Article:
assistance for operations. Officials involved with the JFC, STC, and 
ACTT also reported collaboration challenges at that time. For example, 
officials from 11 of 12 partner agencies we interviewed reported 
coordination challenges related to the STC and ACTT, such as limited 
resource commitments by participating agencies and lack of common 
objectives. In particular, one partner with the ACTT noted that there 
had been operations in which partners did not follow through with the 
resources they had committed during the planning stages. Further, JFC 
and STC officials cited the need to improve the sharing of best 
practices across the various collaborative mechanisms, and CBP 
officials we interviewed identified opportunities to more fully assess 
how the mechanisms were structured. We recommended that DHS establish 
written agreements for some of these coordination mechanisms and a 
strategic-level oversight mechanism to monitor interagency 
collaboration. DHS concurred and these recommendations were closed as 
not implemented due to planned changes in the collaborative mechanisms.
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    \9\ GAO-14-494.
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CBP Has Established Mechanisms to Coordinate Its Use of Predator B UAS, 
        but Could Benefit From Documented Procedures for Coordinating 
        its Predator B UAS Operations
    In February 2017, we found that as part of using Predator B 
aircraft to support other Government agencies, CBP established various 
mechanisms to coordinate Predator B operations.\10\ CBP's Predator B 
aircraft are National assets used primarily for detection and 
surveillance during law enforcement operations, independently and in 
coordination with Federal, State, and local law enforcement agencies 
throughout the United States. For example, at AMO National Air Security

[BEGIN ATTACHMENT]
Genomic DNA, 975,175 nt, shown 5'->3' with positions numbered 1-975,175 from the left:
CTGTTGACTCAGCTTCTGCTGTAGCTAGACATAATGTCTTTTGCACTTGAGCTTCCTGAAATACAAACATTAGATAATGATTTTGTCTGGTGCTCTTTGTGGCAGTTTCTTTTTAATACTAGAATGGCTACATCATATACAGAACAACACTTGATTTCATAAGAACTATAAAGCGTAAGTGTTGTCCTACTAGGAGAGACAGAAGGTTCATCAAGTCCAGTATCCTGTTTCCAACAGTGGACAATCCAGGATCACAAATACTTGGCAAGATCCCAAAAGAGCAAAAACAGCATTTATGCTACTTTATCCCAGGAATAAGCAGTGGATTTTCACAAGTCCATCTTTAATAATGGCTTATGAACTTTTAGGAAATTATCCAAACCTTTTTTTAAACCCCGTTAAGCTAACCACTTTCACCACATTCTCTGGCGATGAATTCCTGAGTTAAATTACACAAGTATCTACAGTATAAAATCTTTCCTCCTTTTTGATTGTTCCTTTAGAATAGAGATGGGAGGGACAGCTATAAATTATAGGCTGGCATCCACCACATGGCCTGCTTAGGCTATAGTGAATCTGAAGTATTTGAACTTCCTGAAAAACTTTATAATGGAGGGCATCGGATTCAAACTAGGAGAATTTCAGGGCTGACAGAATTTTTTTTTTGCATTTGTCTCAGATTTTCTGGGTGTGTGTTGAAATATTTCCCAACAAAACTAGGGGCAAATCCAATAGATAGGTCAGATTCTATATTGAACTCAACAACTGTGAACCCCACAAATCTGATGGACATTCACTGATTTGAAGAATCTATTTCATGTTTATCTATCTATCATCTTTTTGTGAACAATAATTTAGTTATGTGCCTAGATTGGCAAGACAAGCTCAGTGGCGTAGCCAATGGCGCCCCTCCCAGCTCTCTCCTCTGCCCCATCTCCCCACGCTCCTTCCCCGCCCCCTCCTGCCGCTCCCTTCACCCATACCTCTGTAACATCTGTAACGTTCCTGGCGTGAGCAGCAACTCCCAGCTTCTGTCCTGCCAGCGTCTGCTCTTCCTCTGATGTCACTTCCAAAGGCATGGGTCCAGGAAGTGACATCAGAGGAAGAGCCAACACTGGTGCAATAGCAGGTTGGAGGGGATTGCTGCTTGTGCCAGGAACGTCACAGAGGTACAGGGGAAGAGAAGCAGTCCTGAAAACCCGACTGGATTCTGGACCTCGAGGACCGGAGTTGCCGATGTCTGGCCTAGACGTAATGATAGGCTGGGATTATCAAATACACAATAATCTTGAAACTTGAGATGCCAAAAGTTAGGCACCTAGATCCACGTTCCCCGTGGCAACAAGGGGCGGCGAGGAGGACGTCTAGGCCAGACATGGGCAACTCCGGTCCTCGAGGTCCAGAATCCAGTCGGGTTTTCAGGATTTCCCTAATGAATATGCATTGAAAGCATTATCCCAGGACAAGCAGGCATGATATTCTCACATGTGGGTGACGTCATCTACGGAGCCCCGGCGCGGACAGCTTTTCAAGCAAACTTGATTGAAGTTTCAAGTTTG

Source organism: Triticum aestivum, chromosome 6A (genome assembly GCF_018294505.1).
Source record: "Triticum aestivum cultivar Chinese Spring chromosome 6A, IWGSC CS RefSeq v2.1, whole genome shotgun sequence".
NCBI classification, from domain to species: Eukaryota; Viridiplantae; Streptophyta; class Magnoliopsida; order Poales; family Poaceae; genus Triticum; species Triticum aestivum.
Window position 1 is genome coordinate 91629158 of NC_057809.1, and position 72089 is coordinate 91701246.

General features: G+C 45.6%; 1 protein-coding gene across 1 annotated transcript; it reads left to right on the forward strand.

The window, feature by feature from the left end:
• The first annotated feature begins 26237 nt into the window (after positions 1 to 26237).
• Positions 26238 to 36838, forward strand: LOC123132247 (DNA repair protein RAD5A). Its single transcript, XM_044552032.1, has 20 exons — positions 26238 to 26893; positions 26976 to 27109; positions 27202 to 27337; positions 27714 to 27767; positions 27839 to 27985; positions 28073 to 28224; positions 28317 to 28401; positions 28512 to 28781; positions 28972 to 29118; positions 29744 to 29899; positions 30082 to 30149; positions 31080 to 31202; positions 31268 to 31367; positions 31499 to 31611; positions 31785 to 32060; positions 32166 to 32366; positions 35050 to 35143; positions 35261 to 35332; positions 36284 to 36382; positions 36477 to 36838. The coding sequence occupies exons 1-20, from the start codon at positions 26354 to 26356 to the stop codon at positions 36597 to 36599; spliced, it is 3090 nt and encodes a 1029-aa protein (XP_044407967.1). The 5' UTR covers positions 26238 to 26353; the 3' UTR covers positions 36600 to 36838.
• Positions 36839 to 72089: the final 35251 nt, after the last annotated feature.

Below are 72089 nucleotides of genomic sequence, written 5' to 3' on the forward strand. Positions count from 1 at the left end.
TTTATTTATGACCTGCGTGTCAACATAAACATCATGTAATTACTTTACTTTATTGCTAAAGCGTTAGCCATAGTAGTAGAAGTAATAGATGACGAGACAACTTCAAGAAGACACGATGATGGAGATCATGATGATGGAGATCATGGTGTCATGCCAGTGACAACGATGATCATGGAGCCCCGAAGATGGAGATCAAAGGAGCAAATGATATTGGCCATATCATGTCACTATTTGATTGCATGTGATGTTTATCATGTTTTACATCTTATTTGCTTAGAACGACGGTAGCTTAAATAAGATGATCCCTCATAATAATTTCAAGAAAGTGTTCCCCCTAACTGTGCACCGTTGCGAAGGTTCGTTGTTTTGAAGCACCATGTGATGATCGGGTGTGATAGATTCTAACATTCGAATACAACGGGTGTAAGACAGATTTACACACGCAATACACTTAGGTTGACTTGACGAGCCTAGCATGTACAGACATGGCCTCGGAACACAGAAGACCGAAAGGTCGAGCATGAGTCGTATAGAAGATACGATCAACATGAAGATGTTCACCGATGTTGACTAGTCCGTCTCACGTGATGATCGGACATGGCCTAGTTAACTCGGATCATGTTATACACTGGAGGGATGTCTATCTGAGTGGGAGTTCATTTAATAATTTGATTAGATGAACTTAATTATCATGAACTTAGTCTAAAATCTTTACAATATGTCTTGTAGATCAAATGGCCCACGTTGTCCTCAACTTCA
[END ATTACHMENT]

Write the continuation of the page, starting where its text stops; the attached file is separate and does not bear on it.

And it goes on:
Operations Centers (NASOC) in Arizona, North Dakota, and Texas, 
personnel from other CBP components are assigned to support and 
coordinate mission activities involving Predator B operations.\11\ 
Border Patrol agents assigned to support NASOCs assist with directing 
agents and resources to support its law enforcement operations and 
collecting information on asset assists provided for by Predator B 
operations. Further, two of DHS's joint task forces also help 
coordinate Predator B operations. Specifically, Joint Task Force-West, 
Arizona and Joint Task Force-West, South Texas coordinate air asset 
tasking and operations, including Predator B operations, and assist in 
the transmission of requests for Predator B support and communication 
with local field units during operations, such as Border Patrol 
stations and AMO air branches.\12\
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    \10\ GAO-17-152.
    \11\ As of fiscal year 2016, CBP operated nine Predator B aircraft 
from four AMO NASOCs in Arizona, Florida, North Dakota, and Texas. 
CBP's Predator B aircraft are launched and recovered at its NASOCs in 
Sierra Vista, Arizona; Corpus Christi, Texas; and Grand Forks, North 
Dakota; while the NASOC in Jacksonville, Florida remotely operates 
Predator B aircraft launched from other NASOCs. CBP's Predator B 
aircraft are equipped with video and radar sensors primarily to provide 
intelligence, surveillance, and reconnaissance capabilities.
    \12\ Joint Task Force-West, Arizona's area of responsibility 
includes Tucson and Yuma Border Patrol sectors. Joint Task Force-West, 
South Texas's area of responsibility includes Rio Grande Valley, 
Laredo, and Del Rio Border Patrol sectors.
---------------------------------------------------------------------------
    In addition to these mechanisms, CBP has documented procedures for